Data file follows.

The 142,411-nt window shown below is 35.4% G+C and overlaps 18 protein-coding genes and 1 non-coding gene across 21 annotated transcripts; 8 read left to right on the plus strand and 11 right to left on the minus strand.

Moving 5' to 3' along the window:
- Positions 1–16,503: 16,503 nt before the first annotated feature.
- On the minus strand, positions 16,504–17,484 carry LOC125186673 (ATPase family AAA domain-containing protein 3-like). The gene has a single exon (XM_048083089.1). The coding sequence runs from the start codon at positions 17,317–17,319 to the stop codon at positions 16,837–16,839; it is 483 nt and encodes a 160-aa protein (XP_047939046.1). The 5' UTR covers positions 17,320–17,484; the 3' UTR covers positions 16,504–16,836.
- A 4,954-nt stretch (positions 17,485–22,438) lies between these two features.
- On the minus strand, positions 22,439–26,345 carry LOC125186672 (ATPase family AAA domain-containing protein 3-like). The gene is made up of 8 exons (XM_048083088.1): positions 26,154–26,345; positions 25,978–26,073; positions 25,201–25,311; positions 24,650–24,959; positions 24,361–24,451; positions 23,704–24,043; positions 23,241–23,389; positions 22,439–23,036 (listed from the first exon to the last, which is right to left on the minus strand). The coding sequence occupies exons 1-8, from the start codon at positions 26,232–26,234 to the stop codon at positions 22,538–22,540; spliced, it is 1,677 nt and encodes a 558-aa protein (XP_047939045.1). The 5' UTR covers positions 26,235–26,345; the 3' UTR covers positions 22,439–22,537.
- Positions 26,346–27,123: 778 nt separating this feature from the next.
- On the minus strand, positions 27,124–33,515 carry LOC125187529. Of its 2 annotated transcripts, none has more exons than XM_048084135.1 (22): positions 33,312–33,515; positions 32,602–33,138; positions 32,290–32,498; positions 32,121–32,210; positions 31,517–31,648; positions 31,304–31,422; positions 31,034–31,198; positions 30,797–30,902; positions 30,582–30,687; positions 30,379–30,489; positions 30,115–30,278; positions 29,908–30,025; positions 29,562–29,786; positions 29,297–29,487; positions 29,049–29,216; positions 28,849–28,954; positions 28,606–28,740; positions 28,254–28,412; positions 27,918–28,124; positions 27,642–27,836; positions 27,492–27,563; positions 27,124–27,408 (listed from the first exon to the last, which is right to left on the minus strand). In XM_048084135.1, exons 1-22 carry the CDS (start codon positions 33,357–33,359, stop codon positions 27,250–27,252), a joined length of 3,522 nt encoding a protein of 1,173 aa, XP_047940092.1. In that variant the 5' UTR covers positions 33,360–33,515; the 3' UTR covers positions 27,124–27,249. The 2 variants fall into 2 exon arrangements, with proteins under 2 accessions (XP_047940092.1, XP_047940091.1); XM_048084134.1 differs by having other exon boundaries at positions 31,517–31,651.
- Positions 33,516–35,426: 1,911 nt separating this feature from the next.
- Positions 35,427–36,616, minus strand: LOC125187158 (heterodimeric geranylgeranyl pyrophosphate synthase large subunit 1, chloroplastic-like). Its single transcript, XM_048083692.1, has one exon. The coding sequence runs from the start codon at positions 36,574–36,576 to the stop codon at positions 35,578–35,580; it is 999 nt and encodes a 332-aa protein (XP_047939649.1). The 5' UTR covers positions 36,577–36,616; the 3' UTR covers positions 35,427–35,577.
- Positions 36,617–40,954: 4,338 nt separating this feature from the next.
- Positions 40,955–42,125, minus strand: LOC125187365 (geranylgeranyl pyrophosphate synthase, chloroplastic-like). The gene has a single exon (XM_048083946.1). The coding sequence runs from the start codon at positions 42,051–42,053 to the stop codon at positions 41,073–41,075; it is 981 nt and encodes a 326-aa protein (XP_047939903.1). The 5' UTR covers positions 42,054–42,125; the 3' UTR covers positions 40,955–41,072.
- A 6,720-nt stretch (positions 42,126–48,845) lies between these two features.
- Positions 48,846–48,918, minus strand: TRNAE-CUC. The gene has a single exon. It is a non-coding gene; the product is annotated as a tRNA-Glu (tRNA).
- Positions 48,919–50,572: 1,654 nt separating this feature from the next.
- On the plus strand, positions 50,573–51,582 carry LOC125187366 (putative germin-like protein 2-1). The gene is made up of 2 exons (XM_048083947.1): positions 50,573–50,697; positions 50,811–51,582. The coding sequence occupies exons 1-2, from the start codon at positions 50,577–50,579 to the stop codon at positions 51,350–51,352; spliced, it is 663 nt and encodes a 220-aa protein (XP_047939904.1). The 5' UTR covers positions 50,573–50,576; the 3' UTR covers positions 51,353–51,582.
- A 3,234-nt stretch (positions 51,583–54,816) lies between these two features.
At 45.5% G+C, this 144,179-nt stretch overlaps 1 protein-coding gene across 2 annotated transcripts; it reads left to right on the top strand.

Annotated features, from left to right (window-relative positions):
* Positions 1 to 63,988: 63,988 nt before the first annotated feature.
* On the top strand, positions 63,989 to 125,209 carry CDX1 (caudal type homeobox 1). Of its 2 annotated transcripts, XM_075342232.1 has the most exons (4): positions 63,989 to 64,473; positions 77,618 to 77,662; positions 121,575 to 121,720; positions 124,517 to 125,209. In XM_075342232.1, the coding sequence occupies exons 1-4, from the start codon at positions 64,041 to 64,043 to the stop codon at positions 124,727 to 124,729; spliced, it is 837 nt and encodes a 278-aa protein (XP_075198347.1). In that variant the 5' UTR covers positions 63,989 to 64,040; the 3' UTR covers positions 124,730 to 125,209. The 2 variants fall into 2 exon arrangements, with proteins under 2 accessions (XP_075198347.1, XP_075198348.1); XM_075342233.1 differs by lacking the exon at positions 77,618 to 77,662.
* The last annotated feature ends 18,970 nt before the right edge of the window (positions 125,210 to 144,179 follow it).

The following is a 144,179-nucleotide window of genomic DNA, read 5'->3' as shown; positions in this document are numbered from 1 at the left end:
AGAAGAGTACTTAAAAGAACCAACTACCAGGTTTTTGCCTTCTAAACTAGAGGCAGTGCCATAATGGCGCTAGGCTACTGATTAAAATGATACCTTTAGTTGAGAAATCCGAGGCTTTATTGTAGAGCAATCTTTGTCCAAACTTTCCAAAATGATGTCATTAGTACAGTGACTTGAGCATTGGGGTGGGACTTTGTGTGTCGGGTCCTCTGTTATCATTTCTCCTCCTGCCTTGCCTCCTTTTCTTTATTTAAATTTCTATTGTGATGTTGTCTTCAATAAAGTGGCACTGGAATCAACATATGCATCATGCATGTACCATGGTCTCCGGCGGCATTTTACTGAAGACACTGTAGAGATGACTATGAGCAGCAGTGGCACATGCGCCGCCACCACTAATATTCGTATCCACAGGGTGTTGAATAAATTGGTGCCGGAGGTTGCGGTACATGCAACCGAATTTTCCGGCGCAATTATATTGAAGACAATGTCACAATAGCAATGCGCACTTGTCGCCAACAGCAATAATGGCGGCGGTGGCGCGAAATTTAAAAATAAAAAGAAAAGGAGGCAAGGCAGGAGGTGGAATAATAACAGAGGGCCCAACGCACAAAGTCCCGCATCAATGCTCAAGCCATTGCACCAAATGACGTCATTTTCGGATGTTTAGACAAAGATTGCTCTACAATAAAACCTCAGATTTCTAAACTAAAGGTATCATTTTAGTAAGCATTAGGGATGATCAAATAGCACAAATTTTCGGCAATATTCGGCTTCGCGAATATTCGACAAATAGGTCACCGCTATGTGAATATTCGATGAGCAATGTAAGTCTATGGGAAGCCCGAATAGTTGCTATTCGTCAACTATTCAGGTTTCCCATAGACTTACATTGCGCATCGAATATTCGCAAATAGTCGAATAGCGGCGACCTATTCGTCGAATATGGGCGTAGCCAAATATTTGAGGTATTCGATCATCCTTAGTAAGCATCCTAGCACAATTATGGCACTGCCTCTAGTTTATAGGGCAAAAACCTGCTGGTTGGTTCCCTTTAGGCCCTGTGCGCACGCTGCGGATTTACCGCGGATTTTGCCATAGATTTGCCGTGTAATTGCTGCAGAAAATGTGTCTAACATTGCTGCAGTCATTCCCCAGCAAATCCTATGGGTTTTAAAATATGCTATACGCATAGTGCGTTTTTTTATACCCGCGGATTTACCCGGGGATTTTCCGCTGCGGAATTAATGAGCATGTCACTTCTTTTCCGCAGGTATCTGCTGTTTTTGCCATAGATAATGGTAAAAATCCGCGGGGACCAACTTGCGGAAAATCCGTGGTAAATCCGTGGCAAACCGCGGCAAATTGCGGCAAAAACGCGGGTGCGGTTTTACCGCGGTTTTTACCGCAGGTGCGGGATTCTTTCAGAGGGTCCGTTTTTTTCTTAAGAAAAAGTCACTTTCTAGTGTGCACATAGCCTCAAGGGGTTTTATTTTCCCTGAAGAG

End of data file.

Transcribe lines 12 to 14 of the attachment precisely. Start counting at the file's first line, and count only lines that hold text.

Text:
- Positions 40,955–42,125, minus strand: LOC125187365 (geranylgeranyl pyrophosphate synthase, chloroplastic-like). The gene has a single exon (XM_048083946.1). The coding sequence runs from the start codon at positions 42,051–42,053 to the stop codon at positions 41,073–41,075; it is 981 nt and encodes a 326-aa protein (XP_047939903.1). The 5' UTR covers positions 42,054–42,125; the 3' UTR covers positions 40,955–41,072.
- A 6,720-nt stretch (positions 42,126–48,845) lies between these two features.
- Positions 48,846–48,918, minus strand: TRNAE-CUC. The gene has a single exon. It is a non-coding gene; the product is annotated as a tRNA-Glu (tRNA).